Take Lady Gaga’s album Chromatica, which writer Shaad D’Souza imagined in Fader as “booming from the speakers at a packed, trashy gay club.” And yet, D’Souza writes, it’s an album as mainstream and corporatized as they come, noting that its songs scored advertisements for both Amazon and Apple. Similarly, the gay-centric movies Happiest Season and Uncle Frank, which both debuted on November 25, are available to the public, at least the parts willing and able to pay for streaming services.

Camargo also points to the show Schitt’s Creek, part of his “queer fuel” throughout the pandemic, as mainstream content that integrates queerness as much as it celebrates it. The show is set in a rural location that one might not expect to be welcoming to queer people, he said. Yet “queerness was never a topic of conflict,” even with characters depicted as traditionally conservative. The show debuted in 2015, but the consumption of it surged in 2020, with its normalized queerness lauded as a central reason. (Dan Levy, a producer and cast member, also snagged a central role in Happiest Season.)

For similar reasons, Kort applauds TikTok’s role in 2020. “I love TikTok for everything that it does,” he said, from giving a platform to radical transgender activists to normalizing the routineness of queer relationships, particularly for its hetero(genous and sexual) users.

He recalled being particularly happy earlier this year when he started to see self-described straight, male users post videos of themselves being affectionate with other men, also known as being “homoerotic”; a New York Times article about how “Everyone Is Gay on TikTok” gave him the words to describe the phenomenon. These positive, playful brushes with queerness signal shifting attitudes, he said, which he believes to be “super healing to gay men.” This, he said, supplies what could’ve otherwise still been missing from 2020.

“It’s great that we were able to stay online, but it’s not enough,” he said, noting that what hasn’t translated nearly as well as finding and communicating with queer people is the ability to do the same with non-queer people, including family. “It’s an even more important level to be accepted by the non-LGBTQ community, and that’s what’s missing,” he said. “TikTok has been a really good way, because it’s mixed.”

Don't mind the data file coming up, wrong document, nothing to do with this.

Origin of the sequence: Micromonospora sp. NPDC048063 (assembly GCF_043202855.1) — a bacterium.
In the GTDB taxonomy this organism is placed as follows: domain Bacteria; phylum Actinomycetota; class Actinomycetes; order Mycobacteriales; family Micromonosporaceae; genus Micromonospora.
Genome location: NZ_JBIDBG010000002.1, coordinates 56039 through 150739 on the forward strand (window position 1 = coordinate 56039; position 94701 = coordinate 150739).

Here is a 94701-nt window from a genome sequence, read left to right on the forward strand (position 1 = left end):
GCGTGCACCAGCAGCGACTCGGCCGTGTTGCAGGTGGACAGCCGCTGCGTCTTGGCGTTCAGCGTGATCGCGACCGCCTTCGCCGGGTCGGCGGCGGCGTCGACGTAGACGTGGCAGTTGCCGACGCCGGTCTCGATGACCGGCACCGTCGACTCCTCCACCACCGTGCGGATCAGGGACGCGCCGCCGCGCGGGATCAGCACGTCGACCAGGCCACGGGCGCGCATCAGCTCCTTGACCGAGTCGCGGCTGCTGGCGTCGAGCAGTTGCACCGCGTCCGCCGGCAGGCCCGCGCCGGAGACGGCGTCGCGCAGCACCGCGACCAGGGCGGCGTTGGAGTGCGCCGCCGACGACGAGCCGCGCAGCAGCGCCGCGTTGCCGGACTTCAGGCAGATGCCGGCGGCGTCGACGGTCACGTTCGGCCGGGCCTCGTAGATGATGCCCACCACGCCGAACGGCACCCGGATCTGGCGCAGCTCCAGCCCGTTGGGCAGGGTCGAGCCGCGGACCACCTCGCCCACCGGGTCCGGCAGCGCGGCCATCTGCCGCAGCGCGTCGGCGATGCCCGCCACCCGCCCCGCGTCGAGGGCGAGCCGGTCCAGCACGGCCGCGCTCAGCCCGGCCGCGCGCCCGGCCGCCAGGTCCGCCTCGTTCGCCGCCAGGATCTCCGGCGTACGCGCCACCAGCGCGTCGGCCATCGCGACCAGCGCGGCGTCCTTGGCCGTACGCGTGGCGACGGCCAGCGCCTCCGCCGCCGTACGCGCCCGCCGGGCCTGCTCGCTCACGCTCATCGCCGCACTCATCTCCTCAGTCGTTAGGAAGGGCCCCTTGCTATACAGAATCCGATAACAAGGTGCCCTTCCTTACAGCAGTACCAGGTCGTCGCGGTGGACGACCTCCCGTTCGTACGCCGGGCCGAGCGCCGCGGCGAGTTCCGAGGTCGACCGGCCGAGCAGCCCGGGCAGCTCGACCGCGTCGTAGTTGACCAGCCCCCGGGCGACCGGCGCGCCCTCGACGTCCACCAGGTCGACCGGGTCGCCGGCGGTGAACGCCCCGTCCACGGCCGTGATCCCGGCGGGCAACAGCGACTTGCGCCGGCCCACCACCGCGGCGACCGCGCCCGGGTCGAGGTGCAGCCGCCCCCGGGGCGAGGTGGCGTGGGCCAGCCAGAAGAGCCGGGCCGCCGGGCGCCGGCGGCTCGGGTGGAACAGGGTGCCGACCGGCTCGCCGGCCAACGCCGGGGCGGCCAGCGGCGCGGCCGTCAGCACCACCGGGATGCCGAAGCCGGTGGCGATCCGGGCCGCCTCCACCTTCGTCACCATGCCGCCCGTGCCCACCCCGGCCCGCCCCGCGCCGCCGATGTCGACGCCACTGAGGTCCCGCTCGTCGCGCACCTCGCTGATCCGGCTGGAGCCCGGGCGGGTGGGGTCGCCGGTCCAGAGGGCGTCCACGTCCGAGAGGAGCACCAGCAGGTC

At the same time, many queer people acknowledge how much the needle has already moved and have themselves moved on to celebrating their identities, unabashedly. “Maybe Happiest Season is somebody’s first time of seeing a gay film,” said Gavin, “and our opinion has kind of always been that we need it all — we need people working at every angle.” But at this point, she said, non-queer acceptance isn’t the priority, at least in the careers of the members of MUNA.

“Welcome to 2020. We’re gay, we’re the greatest band in the world, and everyone can eat it,” laughed McPherson.

“We can have explicitly gay songs,” agreed Gavin. “We can have me singing about somebody who uses ‘she/her’ pronouns, and you can translate it to mean whatever you want it to mean for you — lord knows that’s what we’ve been doing for a long time.”

“I don’t think we need to compromise in any way,” she added. “We can just exist exactly as we are.”

I cover people’s creative expressions, whether it’s how they make money or how they make dinner. Published work at ariabracci.com